How Too Many Legal Contracts Are Costing Business
What do work-for-hire contracts, email disclaimers and spam have in common? They are all getting ubiquitous, annoying—and ineffective.
Here’s what I mean.
Trend #1: Business is moving from a vertical management model to a horizontal purchasing model. Consider benefits administration: once a department reporting to the VP HR, now a purchased service, linked to the company by a commercial contract for services.
The Result: more contracts.
Trend #2: Communications and media—like books, records, movies and letters—have been fragmented, even atomized. In their place: email, twitter, web sites, links, sampling, and digitization. Far more opportunities for claims of intellectual property rights.
The Result: more contracts.
Contracts and Costs
Think of contracts as transaction costs. Unlike production costs, contracts add zero value. They are a tax on productivity—necessary for orderliness in a complex society, but a form of overhead nonetheless.
Here’s the problem. Costs of production go down with scale. Transaction costs, however, go up. Often exponentially.
The more commercial contracts, the more detailed the lawyers will want to make those contracts. The more fragmented the bits of sample music are, the more detailed must the IP contracts become to cover all eventualities.
The old response to risk was to create tighter contracts. But as the world becomes more complex, the ever-fertile legal mind will find more and more risk to be mitigated—and will unfortunately default to the only thing it knows—more and more complex contracts.
When quantity of contracts demanded is multiplied by some exponential complexity factor, you’ve got a serious economic issue. It’s hard to nail down the macro-economic costs of complexity, but they are very real. See, for example, Steven Covey’s Speed of Trust or Collaboration Rules by Philip Evans and Bob Wolf.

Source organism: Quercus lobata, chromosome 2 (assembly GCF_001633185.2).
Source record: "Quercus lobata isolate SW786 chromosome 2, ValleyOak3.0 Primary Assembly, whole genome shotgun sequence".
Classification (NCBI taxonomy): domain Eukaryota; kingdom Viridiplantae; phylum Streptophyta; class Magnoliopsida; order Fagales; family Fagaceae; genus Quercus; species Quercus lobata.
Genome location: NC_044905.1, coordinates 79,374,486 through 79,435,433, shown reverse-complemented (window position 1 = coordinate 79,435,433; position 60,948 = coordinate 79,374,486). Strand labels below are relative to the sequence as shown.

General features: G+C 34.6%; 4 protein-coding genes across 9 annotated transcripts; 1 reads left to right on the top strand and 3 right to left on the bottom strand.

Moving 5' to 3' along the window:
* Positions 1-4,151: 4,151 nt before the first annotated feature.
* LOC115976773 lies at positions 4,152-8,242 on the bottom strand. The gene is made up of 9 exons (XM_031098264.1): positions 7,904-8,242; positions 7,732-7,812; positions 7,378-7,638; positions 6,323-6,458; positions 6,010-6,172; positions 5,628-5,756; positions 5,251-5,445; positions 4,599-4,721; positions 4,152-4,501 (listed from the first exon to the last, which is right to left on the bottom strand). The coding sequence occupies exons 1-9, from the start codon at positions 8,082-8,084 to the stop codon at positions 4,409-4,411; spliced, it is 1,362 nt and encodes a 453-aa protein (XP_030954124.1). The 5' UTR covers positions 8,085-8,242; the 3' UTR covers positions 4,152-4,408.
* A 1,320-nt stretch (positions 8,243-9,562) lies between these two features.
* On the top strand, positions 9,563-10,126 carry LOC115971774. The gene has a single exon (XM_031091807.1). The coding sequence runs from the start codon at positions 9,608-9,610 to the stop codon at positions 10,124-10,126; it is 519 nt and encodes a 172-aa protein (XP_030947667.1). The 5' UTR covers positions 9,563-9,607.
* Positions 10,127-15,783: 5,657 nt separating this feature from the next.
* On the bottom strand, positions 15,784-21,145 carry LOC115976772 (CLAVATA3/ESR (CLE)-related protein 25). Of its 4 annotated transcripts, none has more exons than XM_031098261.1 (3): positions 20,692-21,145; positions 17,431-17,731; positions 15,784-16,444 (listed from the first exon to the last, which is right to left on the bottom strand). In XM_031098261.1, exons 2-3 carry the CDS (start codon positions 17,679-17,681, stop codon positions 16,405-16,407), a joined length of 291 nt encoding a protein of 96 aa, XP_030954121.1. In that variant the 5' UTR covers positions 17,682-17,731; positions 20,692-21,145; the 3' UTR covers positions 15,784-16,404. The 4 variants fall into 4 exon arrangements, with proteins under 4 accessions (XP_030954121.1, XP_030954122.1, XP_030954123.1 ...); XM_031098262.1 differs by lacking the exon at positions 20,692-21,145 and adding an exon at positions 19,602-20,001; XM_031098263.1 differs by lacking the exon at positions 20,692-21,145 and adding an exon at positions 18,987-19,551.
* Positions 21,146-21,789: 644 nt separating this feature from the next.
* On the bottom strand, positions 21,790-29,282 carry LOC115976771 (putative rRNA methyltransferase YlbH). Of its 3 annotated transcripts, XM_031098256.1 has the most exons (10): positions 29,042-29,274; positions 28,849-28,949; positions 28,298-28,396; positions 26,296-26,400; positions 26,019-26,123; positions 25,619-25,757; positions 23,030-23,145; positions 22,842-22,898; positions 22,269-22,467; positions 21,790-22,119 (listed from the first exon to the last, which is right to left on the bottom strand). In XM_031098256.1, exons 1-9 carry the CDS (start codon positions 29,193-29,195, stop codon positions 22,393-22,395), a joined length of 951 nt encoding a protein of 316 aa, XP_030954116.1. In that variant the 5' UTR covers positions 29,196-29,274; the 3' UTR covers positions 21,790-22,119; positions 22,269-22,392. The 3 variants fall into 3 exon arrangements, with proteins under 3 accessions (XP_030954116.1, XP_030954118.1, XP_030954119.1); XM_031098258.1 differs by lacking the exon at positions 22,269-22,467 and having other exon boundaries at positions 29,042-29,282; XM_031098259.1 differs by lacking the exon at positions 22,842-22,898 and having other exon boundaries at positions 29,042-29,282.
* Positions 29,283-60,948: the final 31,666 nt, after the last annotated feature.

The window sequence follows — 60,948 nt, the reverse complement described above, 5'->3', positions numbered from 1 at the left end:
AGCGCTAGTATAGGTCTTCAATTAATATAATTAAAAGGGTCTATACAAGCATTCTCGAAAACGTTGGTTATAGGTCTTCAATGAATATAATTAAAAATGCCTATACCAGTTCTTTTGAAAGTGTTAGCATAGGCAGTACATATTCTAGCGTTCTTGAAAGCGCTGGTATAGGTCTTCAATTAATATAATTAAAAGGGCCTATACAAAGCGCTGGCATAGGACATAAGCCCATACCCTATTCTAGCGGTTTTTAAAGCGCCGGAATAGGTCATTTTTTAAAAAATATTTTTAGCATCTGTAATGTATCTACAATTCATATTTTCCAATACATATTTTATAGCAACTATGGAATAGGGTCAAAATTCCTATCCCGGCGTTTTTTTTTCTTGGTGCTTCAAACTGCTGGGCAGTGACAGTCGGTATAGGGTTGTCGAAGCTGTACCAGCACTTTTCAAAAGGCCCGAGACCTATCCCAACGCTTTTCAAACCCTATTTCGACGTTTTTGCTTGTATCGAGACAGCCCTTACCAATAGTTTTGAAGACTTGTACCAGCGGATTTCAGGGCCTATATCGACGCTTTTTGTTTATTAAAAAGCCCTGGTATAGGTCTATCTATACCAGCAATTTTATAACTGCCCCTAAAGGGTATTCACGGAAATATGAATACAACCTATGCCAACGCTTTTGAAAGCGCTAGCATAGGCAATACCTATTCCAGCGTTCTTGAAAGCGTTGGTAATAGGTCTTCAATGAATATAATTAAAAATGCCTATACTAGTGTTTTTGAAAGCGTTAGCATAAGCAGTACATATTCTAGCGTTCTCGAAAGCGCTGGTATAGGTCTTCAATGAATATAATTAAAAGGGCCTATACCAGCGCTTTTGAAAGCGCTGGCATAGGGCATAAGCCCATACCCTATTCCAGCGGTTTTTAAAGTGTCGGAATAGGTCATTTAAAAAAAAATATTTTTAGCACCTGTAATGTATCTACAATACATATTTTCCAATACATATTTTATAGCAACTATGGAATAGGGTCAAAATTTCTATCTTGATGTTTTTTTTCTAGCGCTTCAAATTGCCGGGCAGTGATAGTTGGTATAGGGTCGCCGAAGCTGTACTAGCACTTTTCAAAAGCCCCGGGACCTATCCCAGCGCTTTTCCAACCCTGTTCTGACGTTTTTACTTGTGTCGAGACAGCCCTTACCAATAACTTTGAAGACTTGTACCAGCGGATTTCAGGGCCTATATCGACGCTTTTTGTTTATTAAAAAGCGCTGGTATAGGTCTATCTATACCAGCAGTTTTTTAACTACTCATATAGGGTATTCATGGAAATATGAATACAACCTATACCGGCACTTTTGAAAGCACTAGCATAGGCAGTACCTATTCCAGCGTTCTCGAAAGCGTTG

Still, you can get a visceral example of it by looking at email disclaimers. Spudart offers a tour of 50-plus samples—Great Moments in Email Disclaimers, so to speak—for your reading pleasure.
Or harken back to BusinessWeek’s legal advice to small business owners to use the fine print on sales receipts to protect companies from their customers.
And the Law Offices of Ernest Sasso gives you the downward spiral of logic that leads lawyers to attach such disclaimers to their own email; you can see the slippery slope by which every email by everyone to anyone should—in theory—have disclaimers attached.
It is, of course, ironic that disclaimers usually say "don’t read this if it wasn’t meant for you." Too bad they come at the end, after you’ve read the email.
More significant are increasing clauses in commercial contracts. Five years ago, I wasn’t being asked to certify that my subcontractors on a $50,000 consulting job had automobile insurance. I don’t recall being asked to indemnify huge clients against potential suits by third parties for theft of intellectual property. I don’t recall the ubiquity of IP suits I’m hearing about now.
Only Luddites object to increasing complexity. But only troglodytes insist on pushing the same old tools in changed circumstances, not noticing that the tools are making things worse, rather than better.
Interestingly, parties to contracts are beginning to push back in their own way—through the use of constructive hypocrisy. “Sorry about this, the lawyers are requiring it…you know, this won’t ever really come up…it’s just a technicality, if we ever need to address it we’ve always worked it out before…come on, this doesn’t really have to change things…”
Constructive hypocrisy is often quite preferable to actually trying to live by this contractual spam. Unfortunately, many people insist on actually meaning it. And enforcing it, if only for power plays. And it doesn’t take too many to force the rest to live by it.